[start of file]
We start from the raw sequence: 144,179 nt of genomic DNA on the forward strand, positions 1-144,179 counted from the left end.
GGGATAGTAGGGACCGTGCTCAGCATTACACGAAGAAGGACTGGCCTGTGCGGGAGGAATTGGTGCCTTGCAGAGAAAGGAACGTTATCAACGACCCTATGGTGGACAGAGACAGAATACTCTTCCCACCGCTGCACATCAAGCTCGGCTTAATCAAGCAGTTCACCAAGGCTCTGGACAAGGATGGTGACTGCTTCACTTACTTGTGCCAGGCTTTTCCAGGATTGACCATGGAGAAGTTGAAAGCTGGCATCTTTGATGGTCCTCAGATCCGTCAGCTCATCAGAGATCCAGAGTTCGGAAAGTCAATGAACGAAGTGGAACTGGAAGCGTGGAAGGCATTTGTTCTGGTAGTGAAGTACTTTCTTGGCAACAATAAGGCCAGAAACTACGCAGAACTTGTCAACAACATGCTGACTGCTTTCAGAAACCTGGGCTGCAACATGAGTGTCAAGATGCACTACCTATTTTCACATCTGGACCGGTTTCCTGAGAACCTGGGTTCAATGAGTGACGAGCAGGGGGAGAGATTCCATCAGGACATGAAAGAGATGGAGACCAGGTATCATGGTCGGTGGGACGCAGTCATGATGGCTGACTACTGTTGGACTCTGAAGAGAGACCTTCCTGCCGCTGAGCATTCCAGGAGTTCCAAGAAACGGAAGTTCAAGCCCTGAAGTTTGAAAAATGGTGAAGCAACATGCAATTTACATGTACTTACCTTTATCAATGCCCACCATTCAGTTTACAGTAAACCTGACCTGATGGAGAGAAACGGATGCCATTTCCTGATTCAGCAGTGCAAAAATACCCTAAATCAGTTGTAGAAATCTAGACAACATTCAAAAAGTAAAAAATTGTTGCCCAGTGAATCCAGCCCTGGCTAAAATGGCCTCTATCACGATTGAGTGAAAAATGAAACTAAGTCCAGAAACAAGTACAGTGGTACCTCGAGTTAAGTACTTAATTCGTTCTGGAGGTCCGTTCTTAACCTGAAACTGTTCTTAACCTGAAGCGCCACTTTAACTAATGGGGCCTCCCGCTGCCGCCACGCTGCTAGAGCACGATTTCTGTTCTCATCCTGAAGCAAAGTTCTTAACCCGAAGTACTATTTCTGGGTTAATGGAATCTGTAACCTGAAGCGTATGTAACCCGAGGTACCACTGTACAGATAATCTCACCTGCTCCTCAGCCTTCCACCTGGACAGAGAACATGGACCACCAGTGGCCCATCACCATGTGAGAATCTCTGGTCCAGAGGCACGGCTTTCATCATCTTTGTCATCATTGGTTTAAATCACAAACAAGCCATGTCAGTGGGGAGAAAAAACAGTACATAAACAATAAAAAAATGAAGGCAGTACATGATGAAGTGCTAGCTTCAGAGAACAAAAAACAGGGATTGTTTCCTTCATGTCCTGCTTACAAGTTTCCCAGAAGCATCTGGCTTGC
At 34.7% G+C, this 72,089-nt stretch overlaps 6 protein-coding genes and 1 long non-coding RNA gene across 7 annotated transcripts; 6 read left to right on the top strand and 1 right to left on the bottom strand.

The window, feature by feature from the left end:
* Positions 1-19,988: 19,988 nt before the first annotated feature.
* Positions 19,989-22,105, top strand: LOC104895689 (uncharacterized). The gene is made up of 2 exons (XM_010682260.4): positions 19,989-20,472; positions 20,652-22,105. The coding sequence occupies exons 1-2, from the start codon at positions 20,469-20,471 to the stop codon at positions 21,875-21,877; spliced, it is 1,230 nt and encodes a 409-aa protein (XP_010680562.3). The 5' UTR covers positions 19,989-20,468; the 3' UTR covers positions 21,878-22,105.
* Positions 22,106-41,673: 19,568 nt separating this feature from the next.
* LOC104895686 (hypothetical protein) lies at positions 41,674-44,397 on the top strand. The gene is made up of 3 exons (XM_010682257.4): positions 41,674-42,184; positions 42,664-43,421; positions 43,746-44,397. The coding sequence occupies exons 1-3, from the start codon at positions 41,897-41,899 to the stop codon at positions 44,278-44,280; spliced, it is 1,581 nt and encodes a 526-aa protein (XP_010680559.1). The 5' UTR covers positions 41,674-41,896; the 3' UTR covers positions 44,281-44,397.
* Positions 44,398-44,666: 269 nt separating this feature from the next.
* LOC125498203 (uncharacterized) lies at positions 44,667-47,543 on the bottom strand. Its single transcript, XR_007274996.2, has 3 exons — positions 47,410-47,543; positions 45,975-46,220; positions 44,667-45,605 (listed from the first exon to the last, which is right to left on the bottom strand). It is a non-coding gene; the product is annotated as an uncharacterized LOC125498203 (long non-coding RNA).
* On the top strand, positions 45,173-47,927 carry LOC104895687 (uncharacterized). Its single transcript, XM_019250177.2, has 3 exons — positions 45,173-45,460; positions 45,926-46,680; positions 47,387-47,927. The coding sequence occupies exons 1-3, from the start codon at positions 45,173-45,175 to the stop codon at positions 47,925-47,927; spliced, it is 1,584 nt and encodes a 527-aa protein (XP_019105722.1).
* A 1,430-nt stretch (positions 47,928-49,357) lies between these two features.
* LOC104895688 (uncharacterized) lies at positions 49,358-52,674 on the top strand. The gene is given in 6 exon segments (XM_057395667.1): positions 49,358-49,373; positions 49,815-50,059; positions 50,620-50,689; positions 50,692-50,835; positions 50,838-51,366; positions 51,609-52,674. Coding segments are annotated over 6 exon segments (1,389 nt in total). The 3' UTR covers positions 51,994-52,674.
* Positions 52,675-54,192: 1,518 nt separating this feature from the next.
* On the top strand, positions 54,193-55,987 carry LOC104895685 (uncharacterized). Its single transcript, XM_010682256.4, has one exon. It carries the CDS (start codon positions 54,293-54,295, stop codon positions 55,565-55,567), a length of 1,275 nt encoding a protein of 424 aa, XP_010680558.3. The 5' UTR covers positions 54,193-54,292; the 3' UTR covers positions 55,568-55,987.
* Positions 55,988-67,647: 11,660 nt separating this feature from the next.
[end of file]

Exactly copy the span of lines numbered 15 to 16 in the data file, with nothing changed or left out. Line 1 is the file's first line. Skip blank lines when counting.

* On the top strand, positions 54,193-55,987 carry LOC104895685 (uncharacterized). Its single transcript, XM_010682256.4, has one exon. It carries the CDS (start codon positions 54,293-54,295, stop codon positions 55,565-55,567), a length of 1,275 nt encoding a protein of 424 aa, XP_010680558.3. The 5' UTR covers positions 54,193-54,292; the 3' UTR covers positions 55,568-55,987.
* Positions 55,988-67,647: 11,660 nt separating this feature from the next.